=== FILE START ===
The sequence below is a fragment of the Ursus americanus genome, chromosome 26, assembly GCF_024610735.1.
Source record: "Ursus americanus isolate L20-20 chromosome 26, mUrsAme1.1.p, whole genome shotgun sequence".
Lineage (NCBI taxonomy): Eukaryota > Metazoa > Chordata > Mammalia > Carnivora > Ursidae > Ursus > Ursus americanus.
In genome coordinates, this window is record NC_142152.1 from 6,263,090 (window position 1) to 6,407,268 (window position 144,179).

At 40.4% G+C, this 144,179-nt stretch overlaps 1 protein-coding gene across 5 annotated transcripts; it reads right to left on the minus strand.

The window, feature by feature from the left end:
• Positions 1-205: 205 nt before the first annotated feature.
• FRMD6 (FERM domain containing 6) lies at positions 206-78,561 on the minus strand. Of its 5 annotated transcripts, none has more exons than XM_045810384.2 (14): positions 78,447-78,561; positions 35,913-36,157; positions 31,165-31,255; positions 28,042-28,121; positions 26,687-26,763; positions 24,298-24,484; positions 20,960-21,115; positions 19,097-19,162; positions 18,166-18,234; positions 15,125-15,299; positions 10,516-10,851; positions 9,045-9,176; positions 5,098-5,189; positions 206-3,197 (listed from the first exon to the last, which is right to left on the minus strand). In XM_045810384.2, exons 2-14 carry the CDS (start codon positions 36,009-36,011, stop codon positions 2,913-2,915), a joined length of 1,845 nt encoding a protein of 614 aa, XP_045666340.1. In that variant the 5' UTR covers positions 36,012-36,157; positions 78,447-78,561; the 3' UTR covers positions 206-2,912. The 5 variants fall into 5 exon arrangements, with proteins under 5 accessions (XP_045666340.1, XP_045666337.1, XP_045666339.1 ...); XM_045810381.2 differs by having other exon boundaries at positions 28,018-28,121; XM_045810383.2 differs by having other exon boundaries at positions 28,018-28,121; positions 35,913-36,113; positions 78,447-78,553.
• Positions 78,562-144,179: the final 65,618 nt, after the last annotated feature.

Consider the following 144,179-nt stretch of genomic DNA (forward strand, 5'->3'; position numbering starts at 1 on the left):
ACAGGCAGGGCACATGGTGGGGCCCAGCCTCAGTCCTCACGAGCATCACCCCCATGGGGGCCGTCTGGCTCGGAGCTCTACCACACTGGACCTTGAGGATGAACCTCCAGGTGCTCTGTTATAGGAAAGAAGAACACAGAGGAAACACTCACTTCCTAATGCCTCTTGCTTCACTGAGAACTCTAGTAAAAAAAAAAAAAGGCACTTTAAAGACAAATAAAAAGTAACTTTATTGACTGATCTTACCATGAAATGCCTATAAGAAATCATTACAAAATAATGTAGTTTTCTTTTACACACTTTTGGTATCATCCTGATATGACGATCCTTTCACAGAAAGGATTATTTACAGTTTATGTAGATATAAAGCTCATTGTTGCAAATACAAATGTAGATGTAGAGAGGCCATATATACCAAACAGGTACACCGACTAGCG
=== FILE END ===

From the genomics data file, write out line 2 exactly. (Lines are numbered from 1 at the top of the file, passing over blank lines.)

Source record: "Ursus americanus isolate L20-20 chromosome 26, mUrsAme1.1.p, whole genome shotgun sequence".